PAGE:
I can’t do any more. I’m overwhelmed.
When thoughts of being overwhelmed surface, where does your imagination take you?
A. To a parade where your colleagues, family, and friends shower you with confetti and line your path with rose petals in awe of your dedication, hard work, and sacrifices.
B. To a time machine where you revisit the past and erase the parts where you picked up your current burdensome commitments.
C. To the finish line where all your commitments are fulfilled and awaiting you is a new-found determination to never become that overcommitted again.
D. Somewhere completely different that you want to keep between you and your imagination!
Whether you’re feeling unappreciated, frustrated, resentful, or overloaded with too much of a good thing, you’ve likely experienced the energy-zapping power of overwhelm.
Varied Experiences of Feeling Overwhelmed
That suffocating feeling of being buried, submerged or overloaded.
For you overwhelm may feel as though you have succumbed to an outside power.
Or as though something is draining your life energy.
Or perhaps you experience overwhelm as frenzied, anxious energy that erodes your focused attention.
Overwhelm is debilitating. The pressure mounts. Through the lens of overwhelm, it all feels impossible.
You want relief from the pressure. That desire for relief leads commonly to procrastination!
Consequently, feeling overwhelmed becomes an obstacle that compounds a different problem, being overcommitted.
Overwhelmed is NOT the same as Overcommitted
Experiencing overwhelm is frequently associated with being overcommitted.
Yet, overwhelm is not the same as overcommitment. While the two are often correlated, you can experience overwhelm regardless of your workload and some people who are overcommitted, aren’t overwhelmed.
[Want to know their secret? They’ve mastered feeling at ease with unfinished commitments. Great skill to develop! But an even greater skill is living within your capacity.]
Some simple math can verify if you’re overcommitted.
Formula: “Do your commitments exceed your available time and energy?”
I know—available time and energy is subjective and can change depending on how you manage them. But hang on. Overwhelm really is different from overcommitment.
Overwhelm is how you interpret your overcommitment. You might view overwhelm as an add-on that enhances the negative experience of being overcommitted. Who needs that?
Overwhelm is also how you interpret confusion or even a manageable schedule you’re challenged to manage. No need to be overcommitted to experience these.
You’re overwhelmed when the interpretation of your excessive commitments, your confusion, or your task management challenges generate feelings of dread, hopelessness, being trapped, or angry with yourself or others.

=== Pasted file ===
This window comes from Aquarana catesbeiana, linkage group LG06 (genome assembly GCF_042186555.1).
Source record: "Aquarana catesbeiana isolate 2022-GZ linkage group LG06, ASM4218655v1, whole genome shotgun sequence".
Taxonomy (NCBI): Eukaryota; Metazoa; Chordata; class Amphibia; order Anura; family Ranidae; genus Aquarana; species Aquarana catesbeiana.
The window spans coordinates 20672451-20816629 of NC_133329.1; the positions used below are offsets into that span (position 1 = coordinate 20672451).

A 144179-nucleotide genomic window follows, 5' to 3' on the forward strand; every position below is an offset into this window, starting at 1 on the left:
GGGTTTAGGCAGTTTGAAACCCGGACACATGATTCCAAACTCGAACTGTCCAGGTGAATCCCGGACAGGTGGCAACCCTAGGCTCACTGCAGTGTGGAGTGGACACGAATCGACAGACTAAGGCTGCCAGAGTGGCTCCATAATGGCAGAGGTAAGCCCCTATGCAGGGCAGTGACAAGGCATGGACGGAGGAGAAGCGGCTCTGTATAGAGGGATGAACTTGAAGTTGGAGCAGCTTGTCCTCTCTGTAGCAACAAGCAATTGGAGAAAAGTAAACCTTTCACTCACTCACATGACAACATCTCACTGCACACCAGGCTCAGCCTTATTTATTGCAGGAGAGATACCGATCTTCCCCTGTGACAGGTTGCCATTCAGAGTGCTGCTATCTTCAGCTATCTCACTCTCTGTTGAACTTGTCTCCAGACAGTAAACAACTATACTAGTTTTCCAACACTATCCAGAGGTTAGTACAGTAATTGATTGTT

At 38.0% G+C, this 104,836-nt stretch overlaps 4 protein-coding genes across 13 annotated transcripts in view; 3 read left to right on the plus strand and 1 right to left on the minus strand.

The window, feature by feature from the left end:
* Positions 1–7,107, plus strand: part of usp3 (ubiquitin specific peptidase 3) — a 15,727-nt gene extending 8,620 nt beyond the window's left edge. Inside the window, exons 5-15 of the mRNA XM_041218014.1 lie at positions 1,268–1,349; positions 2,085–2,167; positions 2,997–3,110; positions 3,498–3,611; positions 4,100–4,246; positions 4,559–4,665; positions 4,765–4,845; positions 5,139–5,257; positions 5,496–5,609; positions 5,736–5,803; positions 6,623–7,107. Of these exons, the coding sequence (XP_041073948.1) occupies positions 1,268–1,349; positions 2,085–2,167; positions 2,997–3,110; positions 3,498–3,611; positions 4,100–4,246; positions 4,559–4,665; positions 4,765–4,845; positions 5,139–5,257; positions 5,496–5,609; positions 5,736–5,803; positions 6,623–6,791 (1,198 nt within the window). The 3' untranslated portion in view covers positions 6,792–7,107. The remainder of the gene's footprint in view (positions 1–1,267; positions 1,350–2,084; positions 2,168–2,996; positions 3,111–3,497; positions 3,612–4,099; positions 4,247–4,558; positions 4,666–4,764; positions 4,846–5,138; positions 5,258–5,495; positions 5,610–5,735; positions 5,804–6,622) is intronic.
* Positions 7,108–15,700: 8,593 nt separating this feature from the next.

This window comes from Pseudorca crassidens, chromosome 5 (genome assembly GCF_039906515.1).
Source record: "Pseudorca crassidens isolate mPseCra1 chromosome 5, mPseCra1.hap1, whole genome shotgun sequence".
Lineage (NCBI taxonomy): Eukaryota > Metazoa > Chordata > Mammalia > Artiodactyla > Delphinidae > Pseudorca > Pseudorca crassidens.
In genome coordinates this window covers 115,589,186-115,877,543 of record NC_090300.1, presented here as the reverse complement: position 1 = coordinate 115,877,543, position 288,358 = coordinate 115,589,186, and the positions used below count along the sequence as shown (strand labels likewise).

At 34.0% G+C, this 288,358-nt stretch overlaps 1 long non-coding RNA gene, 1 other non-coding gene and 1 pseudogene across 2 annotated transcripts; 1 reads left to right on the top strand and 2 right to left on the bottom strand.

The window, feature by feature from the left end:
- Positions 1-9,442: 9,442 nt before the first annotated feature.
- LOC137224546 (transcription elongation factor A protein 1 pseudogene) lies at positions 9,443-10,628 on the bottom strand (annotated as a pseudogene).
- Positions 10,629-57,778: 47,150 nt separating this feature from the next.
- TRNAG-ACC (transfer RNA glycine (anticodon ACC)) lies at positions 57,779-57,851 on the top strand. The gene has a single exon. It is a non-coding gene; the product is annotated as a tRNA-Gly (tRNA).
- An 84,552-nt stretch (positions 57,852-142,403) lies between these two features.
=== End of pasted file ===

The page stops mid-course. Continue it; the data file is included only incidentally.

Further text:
The good news? Interpretations can change.
Overwhelm is optional. Really! You’ve likely experienced it.
Two Contrasting Approaches to a Very Full Day
1. You can have 17 things to do today. You can do them one at a time as they come. Give your full attention to each as it comes. End the day feeling successful and productive. 17 things done
2. You can spend the same amount of time and energy on the 17 tasks with a healthy dose of overwhelm. Inevitably you’ll spend some portion of your limited time that day:
– dreading the upcoming tasks
– lamenting your earlier decisions that created some of those tasks
– wasting time feeling frustrated that you can’t get them done faster
– seeking relief from the dread, lament, and frustration!
End the day feeling frustrated, further behind, and resentful of the impossibility of it all. 10 things done
Let go of the self-criticism and interpretations of your current circumstances that create overwhelm.
You’ll get more done without it! Really!
But you’re human. Overwhelm will happen. Instead of seeking relief in your practiced counterproductive ways, give this strategy a try.
Alternative to Procrastination
When overwhelm strikes, connect your mind to your body for relief:
- Take a few deep breaths.
- Bring your awareness/focus to the present moment.
- Notice the room temperature, sounds, and your visual field.
- Try a quick body scan, noticing signs of tension, tightness, and discomfort. Don’t focus on changing anything but rather observing what is.
When you begin to regain control:
- Take 1-3 minutes to list everything that’s grabbing your attention.
- Look at the list and do one thing. Then keep doing one thing at a time!
- As you take a series of single-actions, your control and focus returns.
- You may still be overcommitted, but you’re no longer overwhelmed!
Remember, overwhelm is completely optional. Why not OPT OUT!
If you experience overwhelm, share in the comments your recovery or coping strategy.
If you don’t experience overwhelm, congratulations!! Consider sharing with someone you know who does. They’ll appreciate you!Photo by Eugenio Mazzone on Unsplash